The beautiful game of football is loaded with touching stories in which success is rewarded to the diligent, hard-working and talented players, sometimes accordingly and on other, rather extravagantly.
Today he is one of the most energetic and coveted players in the world in the wake of sealing a move from Arsenal to Manchester United, but 15 years ago the Chilean international struggle hard to procure a living by washing cars in a graveyard in Tocopilla. This is the story of Alexis Sanchez, a career warrior who battled and won endless challenges to reach the peak of his footballing career.
In the northern town of Tocopilla, on the shores of the Pacific, Alexis Alejandro is born to a low-class family. One of Martina Sanchez’s four kids and his introduction to the world was overshadowed by his father Gullermo Soto’s sudden departure, leaving Martina, Alexis and his three siblings to fend for themselves.
This made it difficult to make a living in a small house in the most fringe territory of the Antofagasta locale, Alexis was made to work from a very youthful age to assist his mom. Totally negligent of the unsettling surroundings of a place nicknamed ‘The Devil’s Corner’, but that never stop Alexis dreams.
Alexis made a promise to his mom before owning his first set of boots. “I am going to be one of the best players in the world,” Martina heard that word over and over. She worked day and nights in Tocopilla as a launderette and a fishmonger, and she soon started to witness Alexis’s meteoric ascent to stardom as he sidestepped each snag that came his way on the path to success.
Alexis said in 2013: “I’d say to my mum, ‘Don’t stress, I’ll be a footballer and everything will work out – we’ll have that money‘, and she would laugh.” He was true to his word.
At 8 years old, Alexis joined a local club Araujo, where he was given his first pair of studded boots by the mayor of Tocopilla. Before turning 10, he was at that point his family breadwinner when he started to wash cars in Tocopilla burial ground. Alexis saved up the little tips he earns from the most affluent clients who trusted him to wash their vehicles.
On the football pitch, his game was brimming with a class from an early age, and he steadily forged the legend of the ‘Niño Maravilla’, which actually interprets as ‘The Wonder Child‘. He started to offer his services for territorial competitions, with team enlisting him on an impermanent basis. He never requested for money in return, but boots, balls or jersey which would allow him to continue playing the beautiful game all around the country.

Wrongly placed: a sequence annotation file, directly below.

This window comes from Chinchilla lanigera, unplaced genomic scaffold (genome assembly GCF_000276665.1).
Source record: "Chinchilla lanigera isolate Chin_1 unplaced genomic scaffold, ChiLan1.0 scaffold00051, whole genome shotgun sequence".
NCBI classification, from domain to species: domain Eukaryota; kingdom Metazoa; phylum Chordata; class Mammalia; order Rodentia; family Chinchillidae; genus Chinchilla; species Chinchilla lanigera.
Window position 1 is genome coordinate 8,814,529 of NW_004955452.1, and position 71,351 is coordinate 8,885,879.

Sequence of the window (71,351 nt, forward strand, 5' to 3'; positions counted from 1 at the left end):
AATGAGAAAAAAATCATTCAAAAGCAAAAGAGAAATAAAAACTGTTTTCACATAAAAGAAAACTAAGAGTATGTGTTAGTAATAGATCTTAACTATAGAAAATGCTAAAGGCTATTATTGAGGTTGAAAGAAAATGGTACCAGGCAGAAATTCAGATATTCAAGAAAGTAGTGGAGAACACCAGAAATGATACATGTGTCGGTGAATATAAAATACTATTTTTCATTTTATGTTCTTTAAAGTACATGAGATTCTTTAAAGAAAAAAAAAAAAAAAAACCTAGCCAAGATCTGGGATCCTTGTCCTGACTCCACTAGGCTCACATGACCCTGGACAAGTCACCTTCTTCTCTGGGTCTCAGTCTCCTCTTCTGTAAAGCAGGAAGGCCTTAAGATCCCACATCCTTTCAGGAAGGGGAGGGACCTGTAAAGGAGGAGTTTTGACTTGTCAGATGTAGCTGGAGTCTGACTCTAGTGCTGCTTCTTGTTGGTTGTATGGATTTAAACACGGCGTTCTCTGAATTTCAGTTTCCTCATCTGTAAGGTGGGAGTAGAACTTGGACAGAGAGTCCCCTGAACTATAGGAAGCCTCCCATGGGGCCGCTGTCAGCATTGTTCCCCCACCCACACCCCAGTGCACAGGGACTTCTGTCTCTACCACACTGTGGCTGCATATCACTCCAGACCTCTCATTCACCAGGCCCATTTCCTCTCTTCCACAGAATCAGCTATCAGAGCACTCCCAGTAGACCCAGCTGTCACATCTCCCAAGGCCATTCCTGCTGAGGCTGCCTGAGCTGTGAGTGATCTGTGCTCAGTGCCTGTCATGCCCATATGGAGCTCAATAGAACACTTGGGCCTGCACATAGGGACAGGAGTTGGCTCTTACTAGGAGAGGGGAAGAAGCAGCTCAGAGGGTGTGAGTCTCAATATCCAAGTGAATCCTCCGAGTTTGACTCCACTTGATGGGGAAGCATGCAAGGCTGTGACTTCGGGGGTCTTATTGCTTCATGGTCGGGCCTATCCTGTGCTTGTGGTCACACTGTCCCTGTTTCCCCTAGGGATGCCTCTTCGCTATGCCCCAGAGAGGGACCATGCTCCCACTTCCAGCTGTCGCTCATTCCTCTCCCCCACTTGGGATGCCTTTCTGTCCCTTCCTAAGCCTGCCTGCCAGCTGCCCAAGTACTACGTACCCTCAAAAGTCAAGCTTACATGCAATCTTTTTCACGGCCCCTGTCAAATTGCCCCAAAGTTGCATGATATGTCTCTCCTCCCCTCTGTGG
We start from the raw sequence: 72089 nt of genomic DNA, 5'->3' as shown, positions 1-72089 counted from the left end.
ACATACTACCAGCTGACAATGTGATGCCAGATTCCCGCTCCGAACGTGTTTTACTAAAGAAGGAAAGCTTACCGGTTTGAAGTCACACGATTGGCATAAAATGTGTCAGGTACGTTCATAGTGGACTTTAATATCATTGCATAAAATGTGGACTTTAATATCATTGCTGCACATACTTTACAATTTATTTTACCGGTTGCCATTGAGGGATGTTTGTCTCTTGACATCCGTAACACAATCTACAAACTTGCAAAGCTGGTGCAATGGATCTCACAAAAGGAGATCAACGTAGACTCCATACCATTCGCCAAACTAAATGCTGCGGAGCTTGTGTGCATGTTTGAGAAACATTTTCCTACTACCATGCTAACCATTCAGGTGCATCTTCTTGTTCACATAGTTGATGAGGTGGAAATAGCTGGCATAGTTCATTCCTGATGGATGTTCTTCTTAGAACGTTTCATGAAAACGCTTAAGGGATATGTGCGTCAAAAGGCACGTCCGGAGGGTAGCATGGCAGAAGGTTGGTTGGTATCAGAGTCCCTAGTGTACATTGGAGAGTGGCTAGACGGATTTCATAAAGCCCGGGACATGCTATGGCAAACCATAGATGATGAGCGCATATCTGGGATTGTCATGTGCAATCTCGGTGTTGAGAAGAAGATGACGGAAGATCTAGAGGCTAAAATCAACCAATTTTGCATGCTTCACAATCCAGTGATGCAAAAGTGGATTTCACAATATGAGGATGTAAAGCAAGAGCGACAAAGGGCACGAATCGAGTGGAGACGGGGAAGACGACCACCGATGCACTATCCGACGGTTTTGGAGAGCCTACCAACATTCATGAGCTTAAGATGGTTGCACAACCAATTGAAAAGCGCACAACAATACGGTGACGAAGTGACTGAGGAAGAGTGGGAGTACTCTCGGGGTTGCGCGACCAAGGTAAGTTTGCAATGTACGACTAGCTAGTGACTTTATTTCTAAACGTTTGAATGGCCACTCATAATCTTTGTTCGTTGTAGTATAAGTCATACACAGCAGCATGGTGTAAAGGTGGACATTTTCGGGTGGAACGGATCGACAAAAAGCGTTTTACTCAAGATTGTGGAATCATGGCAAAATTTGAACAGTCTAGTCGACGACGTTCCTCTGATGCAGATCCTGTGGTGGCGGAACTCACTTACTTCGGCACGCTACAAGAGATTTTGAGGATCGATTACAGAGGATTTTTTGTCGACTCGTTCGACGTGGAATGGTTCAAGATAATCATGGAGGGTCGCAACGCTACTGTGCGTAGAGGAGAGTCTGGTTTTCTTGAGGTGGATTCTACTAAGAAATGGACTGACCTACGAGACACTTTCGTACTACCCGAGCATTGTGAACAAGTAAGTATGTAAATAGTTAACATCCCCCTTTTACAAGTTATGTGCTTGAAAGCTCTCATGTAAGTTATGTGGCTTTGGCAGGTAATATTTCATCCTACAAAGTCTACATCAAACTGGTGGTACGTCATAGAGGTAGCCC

In 2003, he was offered the chance of a lifetime subsequent of exhibiting his abilities all through Chile, he was acknowledged into the academy of Cobreloa, from the Atacama mining city of Calama. He kept on developing and it was just two years before he made his full cap in the Chilean top flight. “Cobreloa had a bona fide wonder. He was just a kid, just 16, with a kid’s size, a kid’s body, a kid’s brain. So he moved toward becoming El Nino Maravilla,” said Jaime Cortes, the columnist who coined Sanchez’s moniker on his full debut.
In an interview with The Sun Sanchez’s brother, Humberto revealed Alexis’s journey from his impoverished upbringing and earning a living on the streets at the age of six to a football star.
Humberto said: ‘Alexis had nothing when growing up. He had to fight for everything he has.
‘We were the poorest of the poor so Alexis had to earn money any way he could from a very young age.
‘He would wash cars for a few pence or perform somersaults for a handful of coins from onlookers. He was like a little gymnast, hurling himself all over the place.
‘The neighbours would give him a few coins for entertaining them. Sometimes he was so hungry he would knock on neighbours’ doors and ask for bread. They would always gibe him what they had to spare. On occasions Alexis would box in the street for entertainment.’
His daily release from the hardships of poverty was to play football barefoot on mud-covered streets – thankfully something he excelled at.
Humberto: ‘His poor background is what makes him so hungry to succeed on the pitch. He knows how lucky he is to be where he is and never forgets where he comes from.
‘If Alexis wasn’t a footballer he would be working in the mines like most men around here. It’s a very tough life for 300,000 pesos (£314) a month. Growing up around here Alexis had three options – mining, fishing or football.’
Having experienced childhood in wretched neediness and not knowing where the next piece of bread would come from he made his first strides towards honoring the promise he made to his mom when joining Serie A side Udinese in 2006. Spells on loan at Colo-Colo and River Plate allowed him to sparkle in South America before leaving for Europe in 2008.
Alexis Sanchez story is one of a humble child who clawed his path to success., his work rate, sportsmanship, discipline and the desire to win in Italy earned him a surprise move to Barcelona where he proceeded with his career under one of the best football manager, Pep Guardiola. He became the fan-most loved at the Emirates and twice guided Chile to clinched the Copa America. He is currently centered around icing his cake with the Red Devils.
One subject that had been running – and still is – even since before the switch was concluded, is the manner by which the sum Alexis will earn in the red portion of Manchester United. It is reported to be a whopping sum of £600,000 per week making the Chilean the highest paid player in the Premier League, with Paul Pogba coming second on the Red Devils’ weekly wage of £290,000
Coming from nothing and achieving his dream to the highest paid player in the Premier League is a genuine story to adore and take as an inspiration.
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